“Don’t Blink” is directed by Travis Oats and for a feature debut as director, the film is pretty impressive. It is a strong story that creates a dark unease with serious subject matter, straight forward dialog and disturbing climactic scenes that just continue the story right up until the end-an end without finality! Something that makes this movie feel more authentic as a horror film. Plus (and I am trying not to spoil it) that unfinished moment that ends the film allows for this idea and concept to continue in a paranormal/horror mythos. “Don’t Blink” stars Mena Suvari,Brian Austin Green, Zack Ward, Joanne Kelly, Fiona Gubelmann, David de Lautour, Leif Gantvoort, Curtiss Frisle, Emelie O’Hara and Samantha Jacober.
The story deals with a paranormal or supernatural uncertainty that builds creates an unnatural creepy atmosphere almost from the start. Okay the start is actually a concerted, cheese feast intro. At least that is how it felt to me, it actually sets the tone and gives us our characters backstory without taking up a lot of dialog in the main story. A story that is freaky, built into society’s psyche based on religious mythology, and alien mythos alike. The plot has a group of friends taking a trip to an excluded, out-of-the-way retreat in the mountains of Colorado (I think-I think of Colorado whenever I hear a John Denver song). Anyway the location is nothing if not “unsettling”.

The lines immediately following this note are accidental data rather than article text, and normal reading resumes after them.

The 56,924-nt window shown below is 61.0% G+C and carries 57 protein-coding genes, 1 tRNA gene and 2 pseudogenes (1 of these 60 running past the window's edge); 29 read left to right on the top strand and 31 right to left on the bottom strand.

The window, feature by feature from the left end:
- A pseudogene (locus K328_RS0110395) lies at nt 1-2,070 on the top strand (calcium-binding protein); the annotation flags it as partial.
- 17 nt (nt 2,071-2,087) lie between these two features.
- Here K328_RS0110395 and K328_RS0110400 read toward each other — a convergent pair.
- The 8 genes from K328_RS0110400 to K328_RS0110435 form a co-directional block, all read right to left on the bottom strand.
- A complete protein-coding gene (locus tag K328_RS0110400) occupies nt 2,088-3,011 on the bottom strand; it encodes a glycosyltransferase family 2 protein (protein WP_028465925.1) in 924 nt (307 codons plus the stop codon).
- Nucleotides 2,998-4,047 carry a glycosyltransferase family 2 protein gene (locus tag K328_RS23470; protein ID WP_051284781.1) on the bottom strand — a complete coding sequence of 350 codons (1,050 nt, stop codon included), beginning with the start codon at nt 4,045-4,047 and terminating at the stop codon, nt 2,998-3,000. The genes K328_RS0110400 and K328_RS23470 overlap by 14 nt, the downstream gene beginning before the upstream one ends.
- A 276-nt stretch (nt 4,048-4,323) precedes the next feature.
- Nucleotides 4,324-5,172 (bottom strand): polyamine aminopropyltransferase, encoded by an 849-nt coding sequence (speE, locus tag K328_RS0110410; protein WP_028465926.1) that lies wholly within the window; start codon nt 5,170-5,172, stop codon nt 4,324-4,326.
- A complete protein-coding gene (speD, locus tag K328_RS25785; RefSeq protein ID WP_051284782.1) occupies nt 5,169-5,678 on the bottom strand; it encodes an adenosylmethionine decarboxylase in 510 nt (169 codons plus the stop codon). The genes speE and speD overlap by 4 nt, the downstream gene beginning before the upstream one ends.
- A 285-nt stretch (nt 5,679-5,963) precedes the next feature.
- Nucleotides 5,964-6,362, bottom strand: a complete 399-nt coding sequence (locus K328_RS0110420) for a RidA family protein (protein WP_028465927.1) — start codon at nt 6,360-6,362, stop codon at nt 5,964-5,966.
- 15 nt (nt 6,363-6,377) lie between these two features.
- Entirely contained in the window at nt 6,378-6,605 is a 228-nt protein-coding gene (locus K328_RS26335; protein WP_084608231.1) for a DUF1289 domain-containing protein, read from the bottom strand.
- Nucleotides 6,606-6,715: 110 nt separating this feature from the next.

The acting in “Don’t Blink” is pretty tight, most of the cast give strong performances bringing cliché characters together in one disturbing experience. At times it does feel a bit too polished and insincere, but that is just because such attention has been paid to piecing this film together as perfect as possible. A task that is manages pretty d*mn nicely – in my opinion. The characters are relatable on some level, yeah they are stereotypes but they personalities are so individually blended that the cliché seems somewhat elevated to a more modern equivalent. Plus I have been sold on Brian Austin Green since ‘Sarah Connor Chronicles’ and of course the “Laid To Rest” franchise.
“Don’t Blink” uses mostly practical effects, with camera tricks for the obvious main horror element of the film. For every practical effect scene everything works to create a gruesome, disturbing raw moment. It elevates the very dramatically driven story, and terrifying reality of these characters. Again this is a testament to the cast and crew’s strength to produce a quality film. The soundtrack was a bit ineffective in pushing the psychological profile of the story into the necessary areas of unease that the subject matter and acting demand. That is not to say that it doesn’t serve to carry the story’s emotional component through the film, it just doesn’t have the power that all the other components hold in this nightmare scenario. However-overall “Don’t Blink” is a great horror story that warrants attention from horror fans. I think both psychological horror and paranormal horror fans will be very pleased with this one.